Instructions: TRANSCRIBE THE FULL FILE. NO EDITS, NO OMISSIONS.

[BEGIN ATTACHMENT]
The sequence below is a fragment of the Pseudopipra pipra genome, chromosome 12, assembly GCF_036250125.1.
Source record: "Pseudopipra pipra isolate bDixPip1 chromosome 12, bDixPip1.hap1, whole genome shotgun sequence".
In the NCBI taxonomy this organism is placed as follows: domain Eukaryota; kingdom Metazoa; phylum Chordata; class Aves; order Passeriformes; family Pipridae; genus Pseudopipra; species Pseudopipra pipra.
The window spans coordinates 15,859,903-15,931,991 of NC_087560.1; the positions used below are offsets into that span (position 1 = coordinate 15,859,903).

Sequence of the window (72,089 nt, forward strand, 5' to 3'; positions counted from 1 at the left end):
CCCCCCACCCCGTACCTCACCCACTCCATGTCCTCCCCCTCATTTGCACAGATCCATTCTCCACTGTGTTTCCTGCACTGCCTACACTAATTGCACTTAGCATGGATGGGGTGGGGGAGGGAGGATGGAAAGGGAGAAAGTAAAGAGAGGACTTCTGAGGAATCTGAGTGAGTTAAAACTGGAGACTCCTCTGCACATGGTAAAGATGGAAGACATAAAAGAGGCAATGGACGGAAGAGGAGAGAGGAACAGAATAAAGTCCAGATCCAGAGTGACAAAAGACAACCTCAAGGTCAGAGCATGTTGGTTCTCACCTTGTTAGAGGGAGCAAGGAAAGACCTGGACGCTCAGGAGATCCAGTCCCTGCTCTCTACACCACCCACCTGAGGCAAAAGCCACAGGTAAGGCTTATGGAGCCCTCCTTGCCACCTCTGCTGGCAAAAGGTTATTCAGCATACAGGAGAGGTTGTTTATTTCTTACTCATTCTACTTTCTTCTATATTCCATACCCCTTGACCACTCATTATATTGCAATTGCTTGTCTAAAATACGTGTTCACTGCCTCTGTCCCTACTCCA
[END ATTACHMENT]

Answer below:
The sequence below is a fragment of the Pseudopipra pipra genome, chromosome 12, assembly GCF_036250125.1.
Source record: "Pseudopipra pipra isolate bDixPip1 chromosome 12, bDixPip1.hap1, whole genome shotgun sequence".
In the NCBI taxonomy this organism is placed as follows: domain Eukaryota; kingdom Metazoa; phylum Chordata; class Aves; order Passeriformes; family Pipridae; genus Pseudopipra; species Pseudopipra pipra.
The window spans coordinates 15,859,903-15,931,991 of NC_087560.1; the positions used below are offsets into that span (position 1 = coordinate 15,859,903).

Sequence of the window (72,089 nt, forward strand, 5' to 3'; positions counted from 1 at the left end):
CCCCCCACCCCGTACCTCACCCACTCCATGTCCTCCCCCTCATTTGCACAGATCCATTCTCCACTGTGTTTCCTGCACTGCCTACACTAATTGCACTTAGCATGGATGGGGTGGGGGAGGGAGGATGGAAAGGGAGAAAGTAAAGAGAGGACTTCTGAGGAATCTGAGTGAGTTAAAACTGGAGACTCCTCTGCACATGGTAAAGATGGAAGACATAAAAGAGGCAATGGACGGAAGAGGAGAGAGGAACAGAATAAAGTCCAGATCCAGAGTGACAAAAGACAACCTCAAGGTCAGAGCATGTTGGTTCTCACCTTGTTAGAGGGAGCAAGGAAAGACCTGGACGCTCAGGAGATCCAGTCCCTGCTCTCTACACCACCCACCTGAGGCAAAAGCCACAGGTAAGGCTTATGGAGCCCTCCTTGCCACCTCTGCTGGCAAAAGGTTATTCAGCATACAGGAGAGGTTGTTTATTTCTTACTCATTCTACTTTCTTCTATATTCCATACCCCTTGACCACTCATTATATTGCAATTGCTTGTCTAAAATACGTGTTCACTGCCTCTGTCCCTACTCCA